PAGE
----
23.      This initial assessment will be used as the basis for developing an appropriate framework of coastal strategies, schemes, management plans and monitoring to deliver the Shoreline Management Plan policies.  In turn, this will enable the Council to develop a strong case for attracting Welsh Government funding where coast protection works are identified as necessary within the Vale of Glamorgan.

Current Flood Risk Management Schemes

24.      Coldbrook Catchment Flood Management and Llanmaes Flood Alleviation Scheme are examples of high-risk areas that have been identified and appropriate mitigation steps are being taken through Council and Welsh Government funding.  These schemes have been subject to Cabinet and Scrutiny reports respectively (Minute No C1771 and report to Economy and Environment Scrutiny Committee 9 October 2012 refer).

25.      Several smaller flood risk management schemes have been implemented using capital funding made available after the December 2012 flooding, including schemes in Llancadle, Cowbridge and Llantwit Major. 

Flood and Coastal Risk Management Overview

26.      The development of a robust and comprehensive flooding and coastal erosion strategy for the Council will enable a holistic view of the risks and priorities to be taken, facilitating well informed future decision making to mitigate risks and benefit the residents of the Vale in delivering a sustainable and safer future.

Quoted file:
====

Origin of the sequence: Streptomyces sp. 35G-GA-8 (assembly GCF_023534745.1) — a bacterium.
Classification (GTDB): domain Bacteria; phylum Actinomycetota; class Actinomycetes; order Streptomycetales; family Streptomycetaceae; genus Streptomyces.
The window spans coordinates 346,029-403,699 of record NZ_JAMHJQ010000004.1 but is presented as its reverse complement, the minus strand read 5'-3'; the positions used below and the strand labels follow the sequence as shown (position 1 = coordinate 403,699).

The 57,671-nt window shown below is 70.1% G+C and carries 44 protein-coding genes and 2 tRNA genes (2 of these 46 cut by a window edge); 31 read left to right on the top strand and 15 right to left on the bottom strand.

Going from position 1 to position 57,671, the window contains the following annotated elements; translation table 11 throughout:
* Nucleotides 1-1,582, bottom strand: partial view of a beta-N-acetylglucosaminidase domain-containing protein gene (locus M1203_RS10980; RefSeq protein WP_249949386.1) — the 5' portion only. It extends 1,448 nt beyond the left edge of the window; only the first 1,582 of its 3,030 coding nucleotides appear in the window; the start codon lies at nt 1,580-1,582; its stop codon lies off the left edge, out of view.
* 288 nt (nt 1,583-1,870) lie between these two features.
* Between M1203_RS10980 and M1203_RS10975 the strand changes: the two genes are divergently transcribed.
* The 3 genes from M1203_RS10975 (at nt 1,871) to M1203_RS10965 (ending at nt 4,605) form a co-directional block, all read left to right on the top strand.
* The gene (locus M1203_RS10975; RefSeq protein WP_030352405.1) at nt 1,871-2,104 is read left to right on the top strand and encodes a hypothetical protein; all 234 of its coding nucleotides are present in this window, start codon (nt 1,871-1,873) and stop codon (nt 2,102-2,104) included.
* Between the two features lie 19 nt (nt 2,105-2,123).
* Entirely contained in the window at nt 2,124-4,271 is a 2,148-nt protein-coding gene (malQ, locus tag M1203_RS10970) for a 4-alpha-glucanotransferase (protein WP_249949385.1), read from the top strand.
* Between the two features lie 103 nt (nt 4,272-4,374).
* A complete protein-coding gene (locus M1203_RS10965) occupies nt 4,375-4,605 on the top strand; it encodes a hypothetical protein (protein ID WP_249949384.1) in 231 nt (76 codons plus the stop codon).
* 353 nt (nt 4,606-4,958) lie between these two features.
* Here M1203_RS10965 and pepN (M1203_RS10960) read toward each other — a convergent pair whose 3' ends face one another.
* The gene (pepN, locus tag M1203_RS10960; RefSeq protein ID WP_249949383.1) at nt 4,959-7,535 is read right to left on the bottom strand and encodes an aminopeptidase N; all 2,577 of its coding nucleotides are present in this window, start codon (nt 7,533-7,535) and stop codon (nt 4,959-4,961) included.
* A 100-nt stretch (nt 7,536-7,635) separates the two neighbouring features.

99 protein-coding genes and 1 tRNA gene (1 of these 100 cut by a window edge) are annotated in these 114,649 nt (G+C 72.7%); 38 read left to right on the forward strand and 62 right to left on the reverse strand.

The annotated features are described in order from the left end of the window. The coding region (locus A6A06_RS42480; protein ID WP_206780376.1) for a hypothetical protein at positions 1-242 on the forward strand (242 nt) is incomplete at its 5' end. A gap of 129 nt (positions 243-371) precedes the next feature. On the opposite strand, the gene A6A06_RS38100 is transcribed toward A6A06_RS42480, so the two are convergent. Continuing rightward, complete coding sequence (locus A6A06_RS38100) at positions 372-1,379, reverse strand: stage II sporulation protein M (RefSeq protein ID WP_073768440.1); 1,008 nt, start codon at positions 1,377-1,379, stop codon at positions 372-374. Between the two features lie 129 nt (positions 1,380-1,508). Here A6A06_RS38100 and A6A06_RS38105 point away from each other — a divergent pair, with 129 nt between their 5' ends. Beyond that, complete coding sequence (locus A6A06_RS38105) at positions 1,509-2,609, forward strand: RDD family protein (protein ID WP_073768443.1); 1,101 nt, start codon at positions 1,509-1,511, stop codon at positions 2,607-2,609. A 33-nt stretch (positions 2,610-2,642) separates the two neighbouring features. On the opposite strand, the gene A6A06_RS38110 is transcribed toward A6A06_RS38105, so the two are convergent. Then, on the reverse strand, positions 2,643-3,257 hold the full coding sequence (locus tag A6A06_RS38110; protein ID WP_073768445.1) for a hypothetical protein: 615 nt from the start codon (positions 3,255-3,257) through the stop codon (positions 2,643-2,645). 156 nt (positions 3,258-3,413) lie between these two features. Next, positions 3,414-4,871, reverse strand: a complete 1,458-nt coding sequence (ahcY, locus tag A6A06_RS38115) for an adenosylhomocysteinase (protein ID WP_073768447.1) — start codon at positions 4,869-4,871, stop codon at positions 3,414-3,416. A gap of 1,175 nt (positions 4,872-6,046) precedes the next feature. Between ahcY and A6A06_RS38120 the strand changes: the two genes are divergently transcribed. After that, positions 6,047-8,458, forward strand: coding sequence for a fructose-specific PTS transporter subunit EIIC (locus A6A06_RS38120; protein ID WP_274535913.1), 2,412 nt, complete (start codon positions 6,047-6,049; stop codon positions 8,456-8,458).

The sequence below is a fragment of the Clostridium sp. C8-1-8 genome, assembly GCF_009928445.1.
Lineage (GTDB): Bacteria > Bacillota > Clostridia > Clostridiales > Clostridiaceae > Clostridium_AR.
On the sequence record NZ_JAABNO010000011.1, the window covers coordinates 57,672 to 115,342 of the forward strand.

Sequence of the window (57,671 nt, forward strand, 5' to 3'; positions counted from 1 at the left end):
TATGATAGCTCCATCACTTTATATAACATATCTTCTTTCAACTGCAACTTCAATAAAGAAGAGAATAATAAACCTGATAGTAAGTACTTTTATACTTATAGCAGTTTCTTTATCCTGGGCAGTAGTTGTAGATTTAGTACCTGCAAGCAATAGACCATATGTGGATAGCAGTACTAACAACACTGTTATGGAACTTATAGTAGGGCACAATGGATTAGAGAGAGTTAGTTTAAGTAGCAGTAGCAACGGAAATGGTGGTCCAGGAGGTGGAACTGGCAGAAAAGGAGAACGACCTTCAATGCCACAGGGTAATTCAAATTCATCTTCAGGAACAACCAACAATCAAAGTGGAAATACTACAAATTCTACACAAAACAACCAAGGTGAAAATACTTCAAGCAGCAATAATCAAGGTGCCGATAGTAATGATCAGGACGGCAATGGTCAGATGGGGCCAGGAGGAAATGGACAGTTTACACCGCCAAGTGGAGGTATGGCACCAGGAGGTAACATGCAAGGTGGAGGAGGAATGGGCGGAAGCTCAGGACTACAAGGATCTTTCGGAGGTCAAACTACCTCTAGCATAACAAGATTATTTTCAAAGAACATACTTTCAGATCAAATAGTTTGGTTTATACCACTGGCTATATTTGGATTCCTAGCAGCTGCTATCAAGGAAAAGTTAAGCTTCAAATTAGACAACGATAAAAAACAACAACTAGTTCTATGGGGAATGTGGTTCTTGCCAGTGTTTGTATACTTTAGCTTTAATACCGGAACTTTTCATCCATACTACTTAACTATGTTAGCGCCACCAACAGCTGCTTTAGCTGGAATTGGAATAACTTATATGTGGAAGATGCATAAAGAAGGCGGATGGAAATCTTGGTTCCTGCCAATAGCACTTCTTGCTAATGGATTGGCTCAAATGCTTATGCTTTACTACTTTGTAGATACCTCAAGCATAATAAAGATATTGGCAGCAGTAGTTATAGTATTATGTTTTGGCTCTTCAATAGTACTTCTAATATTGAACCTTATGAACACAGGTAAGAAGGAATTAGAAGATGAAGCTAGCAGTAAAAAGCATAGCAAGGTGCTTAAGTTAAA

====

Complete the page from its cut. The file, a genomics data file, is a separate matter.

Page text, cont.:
27.      The Council’s coastal defences within the Vale will be assessed and an asset maintenance plan established.  In conjunction with the SMPs this will identify specific areas that need investment to protect the shoreline from coastal erosion and protect local communities and environment from flooding. This will enable a rolling maintenance and capital programme to be developed.

Resource Implications (Financial and Employment)

28.      Welsh Government (WG) provided funding of £90,000 in 2011/12, £90,000 in 2012/13 and £100,000 in 2013/14 to spend on the ongoing implementation of the Flood and Water Management Act requirements and also to support the development of a local flooding and coastal erosion strategy.

29.      Welsh Government has allocated funding of £50,000 in 2014/15 to each LLFA to spend on the ongoing implementation of the Flood and Water Management Act requirements and an additional £50,000 to produce a FRMP, although a formal offer of grant funding has yet to be received.